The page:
We biorefiners are not without blame. Aside from the government providing the environment for our industry to flourish, we must do a better job of making the case that advanced biofuels are economically feasible. It is not enough to have a cool technology and slick PowerPoint presentations; we need to show we can eventually compete with oil, if given a helping hand to get started. This is why biorefiners’ commercialization plans need to demonstrate the technology, scalability and economics of each intermediary chemical step with independent third parties to “de-risk” their process.

Government needs to be careful it does not pick winners; the market, ultimately, is best at that. But the government can offer significant assistance to the industry as a whole by encouraging and incentivizing early movers while remaining focused on the ultimate goal of reducing fossil fuel demand.  When developing a new technology, investors are extremely hesitant to be first movers but will become actively involved to be second and third participants. To achieve the goal of reducing fossil fuel consumption, the best policy is to set attainable long-term goals such as the RFS2, back them up with clear long-term incentives, and let the market sort out the winners and losers. Believe me, the market is very good at that!

Some might say the government shouldn’t be funding R&D for new technologies with unknown potential and that the markets should be able to pick a winner without incentives. While this approach may work for the high tech industry, it is not feasible for long-term, capital-intensive industries like fuel production. This argument also ignores the fact that many highly profitable industries today were initiated with government involvement and that the government still subsidizes many industries, including the oil industry, to this day, in the interest of the economy and national security.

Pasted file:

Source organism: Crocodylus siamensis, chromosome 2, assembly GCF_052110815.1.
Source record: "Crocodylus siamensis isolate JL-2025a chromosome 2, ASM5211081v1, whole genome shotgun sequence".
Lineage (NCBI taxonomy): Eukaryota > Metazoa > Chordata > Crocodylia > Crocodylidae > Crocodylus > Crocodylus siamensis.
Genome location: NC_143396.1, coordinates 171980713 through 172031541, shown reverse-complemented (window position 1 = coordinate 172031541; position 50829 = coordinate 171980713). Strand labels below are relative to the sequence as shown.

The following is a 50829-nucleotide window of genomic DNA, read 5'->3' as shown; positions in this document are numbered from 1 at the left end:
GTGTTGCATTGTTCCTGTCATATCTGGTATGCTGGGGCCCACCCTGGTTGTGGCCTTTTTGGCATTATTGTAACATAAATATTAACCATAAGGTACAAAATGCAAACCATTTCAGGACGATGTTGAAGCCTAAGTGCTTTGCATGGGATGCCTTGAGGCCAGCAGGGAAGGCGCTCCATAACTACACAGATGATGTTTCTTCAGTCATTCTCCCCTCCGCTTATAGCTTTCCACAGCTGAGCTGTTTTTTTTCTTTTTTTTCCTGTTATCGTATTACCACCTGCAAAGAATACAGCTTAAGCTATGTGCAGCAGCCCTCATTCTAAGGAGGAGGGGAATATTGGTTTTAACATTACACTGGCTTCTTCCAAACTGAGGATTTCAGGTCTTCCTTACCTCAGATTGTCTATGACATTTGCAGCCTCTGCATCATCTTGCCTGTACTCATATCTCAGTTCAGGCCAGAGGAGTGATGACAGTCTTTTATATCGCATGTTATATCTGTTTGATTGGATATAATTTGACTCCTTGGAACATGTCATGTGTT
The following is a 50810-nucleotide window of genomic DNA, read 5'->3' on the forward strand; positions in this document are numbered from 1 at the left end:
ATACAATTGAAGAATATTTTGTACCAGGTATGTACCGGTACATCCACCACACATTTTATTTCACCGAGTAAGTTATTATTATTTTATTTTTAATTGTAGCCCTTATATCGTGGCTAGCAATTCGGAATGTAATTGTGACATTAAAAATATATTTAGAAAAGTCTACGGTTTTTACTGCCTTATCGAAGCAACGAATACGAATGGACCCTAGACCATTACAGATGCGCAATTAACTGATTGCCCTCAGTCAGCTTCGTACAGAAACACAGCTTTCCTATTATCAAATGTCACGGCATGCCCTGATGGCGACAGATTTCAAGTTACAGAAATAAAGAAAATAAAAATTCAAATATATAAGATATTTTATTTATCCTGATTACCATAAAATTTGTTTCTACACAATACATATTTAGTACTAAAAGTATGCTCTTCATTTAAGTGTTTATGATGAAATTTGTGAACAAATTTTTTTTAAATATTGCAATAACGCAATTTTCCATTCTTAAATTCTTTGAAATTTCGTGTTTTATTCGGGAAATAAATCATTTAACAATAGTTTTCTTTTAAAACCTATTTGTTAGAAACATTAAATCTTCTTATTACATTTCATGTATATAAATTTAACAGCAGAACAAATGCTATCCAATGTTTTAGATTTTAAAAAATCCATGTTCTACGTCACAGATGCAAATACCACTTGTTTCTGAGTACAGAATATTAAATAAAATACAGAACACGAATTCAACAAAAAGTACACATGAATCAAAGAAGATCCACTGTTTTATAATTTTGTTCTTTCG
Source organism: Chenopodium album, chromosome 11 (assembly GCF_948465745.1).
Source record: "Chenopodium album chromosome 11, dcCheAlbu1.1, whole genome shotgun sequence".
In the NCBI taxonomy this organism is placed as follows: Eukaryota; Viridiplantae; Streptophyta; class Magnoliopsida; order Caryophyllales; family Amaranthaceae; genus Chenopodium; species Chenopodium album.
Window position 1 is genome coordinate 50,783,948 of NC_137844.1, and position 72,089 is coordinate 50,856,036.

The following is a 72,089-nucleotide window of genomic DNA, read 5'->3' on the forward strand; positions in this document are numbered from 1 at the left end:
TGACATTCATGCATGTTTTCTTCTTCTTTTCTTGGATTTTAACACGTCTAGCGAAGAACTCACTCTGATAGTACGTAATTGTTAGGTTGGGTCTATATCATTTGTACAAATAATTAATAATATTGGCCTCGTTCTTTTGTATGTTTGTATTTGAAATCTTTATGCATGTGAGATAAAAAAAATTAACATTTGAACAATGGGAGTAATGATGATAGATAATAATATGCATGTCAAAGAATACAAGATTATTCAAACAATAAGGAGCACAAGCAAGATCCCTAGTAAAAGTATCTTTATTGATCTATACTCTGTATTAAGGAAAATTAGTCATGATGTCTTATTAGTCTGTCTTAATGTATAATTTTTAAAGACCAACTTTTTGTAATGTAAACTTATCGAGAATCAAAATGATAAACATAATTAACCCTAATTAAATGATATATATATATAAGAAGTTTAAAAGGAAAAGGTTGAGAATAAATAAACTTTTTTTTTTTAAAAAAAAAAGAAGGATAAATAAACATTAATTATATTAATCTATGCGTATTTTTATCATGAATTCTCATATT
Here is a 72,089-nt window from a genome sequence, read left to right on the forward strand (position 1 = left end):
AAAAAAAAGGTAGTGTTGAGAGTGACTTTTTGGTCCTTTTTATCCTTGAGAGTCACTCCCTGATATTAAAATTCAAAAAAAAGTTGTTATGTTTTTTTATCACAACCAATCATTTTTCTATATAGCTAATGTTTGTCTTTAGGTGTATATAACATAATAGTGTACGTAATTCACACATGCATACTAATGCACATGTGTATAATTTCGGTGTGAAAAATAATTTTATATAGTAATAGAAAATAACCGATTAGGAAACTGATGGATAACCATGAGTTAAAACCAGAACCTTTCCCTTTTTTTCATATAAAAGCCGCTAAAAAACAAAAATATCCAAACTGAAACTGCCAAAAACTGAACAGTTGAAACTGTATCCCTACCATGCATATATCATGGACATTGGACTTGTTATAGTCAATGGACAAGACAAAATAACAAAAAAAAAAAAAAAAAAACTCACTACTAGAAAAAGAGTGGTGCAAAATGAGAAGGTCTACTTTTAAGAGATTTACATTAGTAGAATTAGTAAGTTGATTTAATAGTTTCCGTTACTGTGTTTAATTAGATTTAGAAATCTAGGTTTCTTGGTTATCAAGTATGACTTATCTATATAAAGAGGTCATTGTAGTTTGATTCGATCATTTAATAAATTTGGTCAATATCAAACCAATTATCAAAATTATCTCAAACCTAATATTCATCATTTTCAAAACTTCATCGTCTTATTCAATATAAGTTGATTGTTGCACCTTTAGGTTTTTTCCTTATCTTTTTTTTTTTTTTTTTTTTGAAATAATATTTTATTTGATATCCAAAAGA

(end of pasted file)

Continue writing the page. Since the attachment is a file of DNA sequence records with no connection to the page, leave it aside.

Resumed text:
Our industry does not need permanent support. Once these facilities are built, they operate for up to 100 years and continue to turn a profit. What is needed is long-term, consistent policy and incentives so that this emerging industry can successfully commercialize in the face of volatile oil prices. We need the hand up -- allowing us to provide proof of economics to strategic investors -- and then we’ll stand on our own two feet on the other side of the valley of death.



Jim Imbler is the CEO of ZeaChem, a cellulosic ethanol company.